Nov 29

PRIDE Study: YOU Can Aid LGBTQ Health Research

Join the first longitudinal health study of LGBTQ people today. The Pride Study

…And contribute to research that will hopefully “do for lesbian, gay, bisexual, transgender and queer (LGBTQ) health, what the Framingham study did for heart health,” states UC San Francisco, the site of this landmark study (UCSF News).

After all, how can LGBTQ health and mental health needs get adequately addressed when there’s been a dearth of specific knowledge about our needs? PRIDE in the Pride Study, by the way, stands for The Population Research in Identity and Disparities for Equality.

Mitchell Lunn, MD, and Juno Obedin-Maliver, MD, MPH, “founded the PRIDE Study to engage the LGBTQ community, understand their health priorities, and frame research questions to address specific disease risks, outcomes, and resiliencies in this population.”

The PRIDE study is affiliated with PRIDEnet, a national network of over 40 LGBTQ-focused organizations. According to their site, “We are a patient powered research network (PPRN) funded by PCORI and staffed by Carolyn Hunt and Micah Lubensky.” PCORI stands for Patient-Centered Outcomes Research Institute.

See a brief video below that features a variety of individuals explaining the importance to them of the PRIDE study:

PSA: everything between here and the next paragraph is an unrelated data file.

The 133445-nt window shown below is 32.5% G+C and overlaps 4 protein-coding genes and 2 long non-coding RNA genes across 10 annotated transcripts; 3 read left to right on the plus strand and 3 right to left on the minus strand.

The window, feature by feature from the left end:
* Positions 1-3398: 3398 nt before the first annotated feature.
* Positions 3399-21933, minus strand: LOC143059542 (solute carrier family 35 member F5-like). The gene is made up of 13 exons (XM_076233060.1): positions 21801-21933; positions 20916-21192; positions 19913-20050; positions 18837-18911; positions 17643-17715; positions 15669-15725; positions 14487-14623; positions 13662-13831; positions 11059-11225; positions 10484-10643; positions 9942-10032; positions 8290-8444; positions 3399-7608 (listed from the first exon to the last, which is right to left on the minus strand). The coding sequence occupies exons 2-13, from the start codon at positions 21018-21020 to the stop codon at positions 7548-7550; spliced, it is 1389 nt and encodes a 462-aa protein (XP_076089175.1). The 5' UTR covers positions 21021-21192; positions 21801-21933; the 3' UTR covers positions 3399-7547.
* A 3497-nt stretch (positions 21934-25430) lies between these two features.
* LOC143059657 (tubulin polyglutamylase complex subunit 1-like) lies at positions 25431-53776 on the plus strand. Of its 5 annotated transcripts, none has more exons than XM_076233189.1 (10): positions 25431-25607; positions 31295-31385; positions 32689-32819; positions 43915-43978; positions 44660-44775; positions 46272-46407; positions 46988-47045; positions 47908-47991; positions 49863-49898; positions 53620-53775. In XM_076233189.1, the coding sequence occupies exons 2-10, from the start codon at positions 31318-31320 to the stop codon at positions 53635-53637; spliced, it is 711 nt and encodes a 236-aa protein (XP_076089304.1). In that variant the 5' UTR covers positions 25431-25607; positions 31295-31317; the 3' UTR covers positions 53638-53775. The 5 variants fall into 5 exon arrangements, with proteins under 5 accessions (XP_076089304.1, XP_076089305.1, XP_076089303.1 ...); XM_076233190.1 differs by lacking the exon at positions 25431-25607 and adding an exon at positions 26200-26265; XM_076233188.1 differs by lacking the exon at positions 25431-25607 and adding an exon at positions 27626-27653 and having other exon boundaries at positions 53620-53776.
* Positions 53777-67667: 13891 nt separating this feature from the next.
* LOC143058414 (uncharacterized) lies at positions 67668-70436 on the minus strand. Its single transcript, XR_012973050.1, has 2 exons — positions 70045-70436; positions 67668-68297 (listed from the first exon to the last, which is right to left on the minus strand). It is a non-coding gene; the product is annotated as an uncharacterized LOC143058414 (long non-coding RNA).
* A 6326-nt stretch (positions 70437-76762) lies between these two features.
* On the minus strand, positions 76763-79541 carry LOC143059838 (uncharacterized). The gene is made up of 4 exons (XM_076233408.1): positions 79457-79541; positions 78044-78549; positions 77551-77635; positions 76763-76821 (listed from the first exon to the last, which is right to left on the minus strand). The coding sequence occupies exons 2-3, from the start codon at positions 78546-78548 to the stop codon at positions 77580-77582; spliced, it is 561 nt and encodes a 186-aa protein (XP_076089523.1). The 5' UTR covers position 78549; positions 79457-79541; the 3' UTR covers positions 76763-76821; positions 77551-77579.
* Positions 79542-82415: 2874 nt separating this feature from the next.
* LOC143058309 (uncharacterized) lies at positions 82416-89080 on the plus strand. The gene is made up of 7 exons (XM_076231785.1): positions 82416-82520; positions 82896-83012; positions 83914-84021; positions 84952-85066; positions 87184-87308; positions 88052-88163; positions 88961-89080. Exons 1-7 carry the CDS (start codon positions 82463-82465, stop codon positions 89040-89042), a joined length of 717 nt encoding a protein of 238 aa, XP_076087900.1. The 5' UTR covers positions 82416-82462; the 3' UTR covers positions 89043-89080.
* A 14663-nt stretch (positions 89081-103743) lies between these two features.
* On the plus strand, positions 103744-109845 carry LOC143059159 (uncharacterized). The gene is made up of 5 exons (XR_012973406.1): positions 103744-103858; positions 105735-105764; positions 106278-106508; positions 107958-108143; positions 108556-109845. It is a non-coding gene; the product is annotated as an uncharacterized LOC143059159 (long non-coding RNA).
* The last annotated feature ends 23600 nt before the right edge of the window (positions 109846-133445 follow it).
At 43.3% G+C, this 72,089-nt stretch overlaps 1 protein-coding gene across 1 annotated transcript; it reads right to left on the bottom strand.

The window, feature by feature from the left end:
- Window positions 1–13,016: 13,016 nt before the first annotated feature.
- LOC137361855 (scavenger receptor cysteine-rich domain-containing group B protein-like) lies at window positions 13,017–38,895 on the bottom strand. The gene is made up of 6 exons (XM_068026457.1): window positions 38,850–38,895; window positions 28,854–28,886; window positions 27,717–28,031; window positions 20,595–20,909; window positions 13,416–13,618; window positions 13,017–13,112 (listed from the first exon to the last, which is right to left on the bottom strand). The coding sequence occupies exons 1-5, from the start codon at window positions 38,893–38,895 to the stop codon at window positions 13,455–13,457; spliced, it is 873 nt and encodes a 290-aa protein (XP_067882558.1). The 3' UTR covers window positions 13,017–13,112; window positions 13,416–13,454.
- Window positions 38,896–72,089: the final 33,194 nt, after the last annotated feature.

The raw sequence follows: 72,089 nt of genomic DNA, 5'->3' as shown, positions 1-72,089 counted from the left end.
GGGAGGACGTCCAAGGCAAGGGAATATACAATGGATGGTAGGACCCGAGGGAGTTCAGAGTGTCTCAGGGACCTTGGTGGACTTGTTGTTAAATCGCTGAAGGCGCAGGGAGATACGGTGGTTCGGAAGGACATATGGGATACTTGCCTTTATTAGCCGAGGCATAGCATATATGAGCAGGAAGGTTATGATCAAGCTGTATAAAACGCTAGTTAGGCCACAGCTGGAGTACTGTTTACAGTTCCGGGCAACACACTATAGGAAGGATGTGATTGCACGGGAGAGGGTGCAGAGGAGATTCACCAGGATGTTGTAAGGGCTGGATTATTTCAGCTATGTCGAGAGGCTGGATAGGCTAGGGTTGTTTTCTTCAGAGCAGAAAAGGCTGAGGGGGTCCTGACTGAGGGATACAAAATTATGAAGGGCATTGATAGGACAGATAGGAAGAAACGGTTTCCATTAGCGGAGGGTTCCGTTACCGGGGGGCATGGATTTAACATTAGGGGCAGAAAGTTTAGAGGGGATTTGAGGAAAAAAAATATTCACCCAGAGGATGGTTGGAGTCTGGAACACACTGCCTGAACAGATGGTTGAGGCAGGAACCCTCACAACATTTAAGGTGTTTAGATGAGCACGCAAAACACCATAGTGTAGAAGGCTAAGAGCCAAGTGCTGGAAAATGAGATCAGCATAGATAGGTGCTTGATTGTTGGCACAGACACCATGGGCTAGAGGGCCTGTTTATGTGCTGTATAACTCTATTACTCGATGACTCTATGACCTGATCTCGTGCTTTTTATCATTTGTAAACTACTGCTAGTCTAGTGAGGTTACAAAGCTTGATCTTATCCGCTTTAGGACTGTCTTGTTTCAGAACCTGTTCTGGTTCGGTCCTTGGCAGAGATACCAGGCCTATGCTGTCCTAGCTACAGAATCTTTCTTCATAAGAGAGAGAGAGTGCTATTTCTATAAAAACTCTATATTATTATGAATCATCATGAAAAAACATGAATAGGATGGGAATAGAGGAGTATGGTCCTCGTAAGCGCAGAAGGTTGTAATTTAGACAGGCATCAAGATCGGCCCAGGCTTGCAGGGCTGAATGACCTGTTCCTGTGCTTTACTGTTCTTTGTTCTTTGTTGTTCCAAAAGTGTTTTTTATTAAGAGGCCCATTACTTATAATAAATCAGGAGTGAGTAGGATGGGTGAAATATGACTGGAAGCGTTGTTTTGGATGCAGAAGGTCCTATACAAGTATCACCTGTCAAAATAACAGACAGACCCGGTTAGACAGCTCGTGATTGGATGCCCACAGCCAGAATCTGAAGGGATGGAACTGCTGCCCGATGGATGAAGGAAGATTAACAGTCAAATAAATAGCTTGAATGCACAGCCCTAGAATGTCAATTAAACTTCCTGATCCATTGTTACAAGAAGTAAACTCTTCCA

One research participant is physician Daniel Summers, Slate, who in his recent article mentioned mental health issues as an element of the PRIDE study:

The wide range of questions asked by the survey could help health providers detect and lessen problems or risk factors they may have overlooked previously. To pick one area of inquiry that stood out to me when I completed the survey, it may be that growing up in a religious community that rejected gay and sexual-minority people is a significant risk factor for depression or anxiety in LGBTQ people—but joining an affirming religious community mitigates this risk later in life. By collecting very granular data points like those, the authors can provide physicians and counselors with a better idea about areas of their patients’ lives that might never have occurred to them before.

Also now a proud participant, one of thousands, is yours truly. I found the questionnaire informative, thorough, wide-ranging, and highly sensitive to all sexual minorities.

Although many have already joined the study, tons more are needed, say the researchers. That’s where you come in.

Get on your computer or any internet-connected device now and at this link answer just a few questions to see if you’re eligible. For starters, are you LGBTQ-identified and over 18?

If you are able to proceed with this confidential study, you’ll need at least a half hour, probably more, to complete the extensive questionnaire—a worthy chunk of your time and effort on behalf of LGBTQ people everywhere, don’t you think?